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New largescale study in the American Journal of Preventive Medicine found overprescription of opioids by dentists common, particularly to patients at high risk for substance abuse, and that almost 1/3 of patients received more powerful drugs than needed
Ann Arbor, February 4, 2020 – Dentists are among top prescribers of opioids in the US, however, whether their opioid prescribing exceeds guidance had not been investigated. A new study in the American Journal of Preventive Medicine, published by Elsevier, indicates that more than half of opioid prescriptions issued by dentists exceed the three-day supply recommended by the US Centers for Disease Control and Prevention (CDC) for acute dental pain management. The findings also show that 29 percent of dental patients received more powerful opioids than needed for expected post-procedure pain.
"Unlike national trends, opioid overprescribing by dentists is increasing. Our results should initiate a call to action to professional organizations and public health and advocacy groups to improve the guidelines for prescribing opioids for oral pain. As high prescribers of opioids writing prescriptions for a tenth of the opioids dispensed in the US, dentists should be included as part of the multi-faceted solution needed for the opioid epidemic," explained lead investigator Katie J. Suda, PharmD, MS, Professor, University of Pittsburgh School of Medicine, Division of General Internal Medicine, Pittsburgh, PA, USA.
The study used Truven Health MarketScan Research Databases to assess close to 550,000 dental visits by adult patients between 2011 and 2015, prior to the implementation of the 2016 CDC guidelines for pain management. These guidelines recommend first-line treatment using non-opioid analgesics for oral pain when possible. If stronger analgesics are needed after dental surgery, low-potency opioids (e.g., acetaminophen with codeine) are recommended instead of high-potency opioids (e.g., oxycodone). Moreover, three days or less of treatment is considered sufficient for typical oral pain. It is also a best practice for dentists to check their local prescription drug monitoring program (PDMP) before they write a prescription for any opioid to identify patients at risk of opioid abuse.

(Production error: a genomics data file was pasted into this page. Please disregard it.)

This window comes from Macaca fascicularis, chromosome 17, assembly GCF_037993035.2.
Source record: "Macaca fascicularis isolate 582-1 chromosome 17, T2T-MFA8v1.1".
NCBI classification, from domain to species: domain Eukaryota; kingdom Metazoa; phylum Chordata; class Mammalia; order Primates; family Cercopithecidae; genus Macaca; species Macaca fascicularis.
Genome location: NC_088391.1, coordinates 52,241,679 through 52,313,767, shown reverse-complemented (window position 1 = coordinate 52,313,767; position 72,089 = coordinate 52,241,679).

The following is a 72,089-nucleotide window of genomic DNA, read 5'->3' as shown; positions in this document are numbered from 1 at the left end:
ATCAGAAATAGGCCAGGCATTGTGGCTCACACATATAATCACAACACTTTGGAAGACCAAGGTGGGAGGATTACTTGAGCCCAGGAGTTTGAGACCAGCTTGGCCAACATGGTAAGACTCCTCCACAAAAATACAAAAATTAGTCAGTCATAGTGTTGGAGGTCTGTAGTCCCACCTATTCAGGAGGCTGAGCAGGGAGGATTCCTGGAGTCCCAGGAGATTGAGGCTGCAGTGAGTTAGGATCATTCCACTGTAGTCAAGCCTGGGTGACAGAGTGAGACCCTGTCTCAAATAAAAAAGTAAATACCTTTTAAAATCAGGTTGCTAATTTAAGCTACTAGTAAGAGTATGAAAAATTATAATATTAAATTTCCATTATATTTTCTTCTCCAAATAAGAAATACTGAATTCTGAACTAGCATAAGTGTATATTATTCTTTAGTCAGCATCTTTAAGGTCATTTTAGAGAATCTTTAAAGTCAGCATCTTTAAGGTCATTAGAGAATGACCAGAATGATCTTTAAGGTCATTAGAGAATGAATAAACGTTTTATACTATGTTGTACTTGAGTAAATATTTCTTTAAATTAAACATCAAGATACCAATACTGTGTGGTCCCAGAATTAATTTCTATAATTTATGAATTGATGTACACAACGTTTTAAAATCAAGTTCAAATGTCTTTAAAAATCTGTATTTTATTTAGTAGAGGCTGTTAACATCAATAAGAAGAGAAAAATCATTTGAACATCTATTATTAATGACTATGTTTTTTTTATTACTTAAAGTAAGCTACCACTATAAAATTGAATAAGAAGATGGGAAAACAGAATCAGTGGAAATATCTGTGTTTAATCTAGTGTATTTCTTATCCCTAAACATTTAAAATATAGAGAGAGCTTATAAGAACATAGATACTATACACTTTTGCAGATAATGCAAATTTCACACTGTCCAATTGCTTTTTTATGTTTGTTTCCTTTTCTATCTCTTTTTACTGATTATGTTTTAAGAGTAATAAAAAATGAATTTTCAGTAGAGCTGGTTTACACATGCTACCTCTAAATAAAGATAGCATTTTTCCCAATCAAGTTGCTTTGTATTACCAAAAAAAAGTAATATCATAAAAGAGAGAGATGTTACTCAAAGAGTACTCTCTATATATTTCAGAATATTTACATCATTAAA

Investigators also found that the proportion of prescribed opioids that exceeded the recommended morphine equivalents increased in 2015. This was likely due to an increase in the quantity of hydrocodone tablets dispensed after the Food and Drug Administration’s (FDA) rescheduling of hydrocodone from a schedule III to a schedule II drug in 2014. While hydrocodone rescheduling was associated with a decrease in hydrocodone prescribing nationally, this study’s results suggest that this change resulted in an average increase of two tablets dispensed per hydrocodone prescription prescribed by dentists. Nationally, this increase translates to more than14 million additional hydrocodone tablets dispensed to patients after rescheduling hydrocodone to a schedule II drug.
"Similar to medical providers, dentists need to be provided resources to aid in their prescribing decisions for pain medications," commented Dr. Suda. "This should include clinical guidelines specific to oral pain and education on how to talk to their patients about treating their oral pain."
Co-investigator Susan A. Rowan, DDS, College of Dentistry, University of Illinois at Chicago, Chicago, IL, USA, emphasized that the demographic groups most impacted by overprescribing (patients aged 18 to 34 years, men, those living in the Southern US, and those receiving oxycodone) also carry a higher risk of addiction and overdose. She suggested that "additional studies are needed to evaluate the efficacy of the CDC 2016 prescribing guidelines subsequent to their introduction."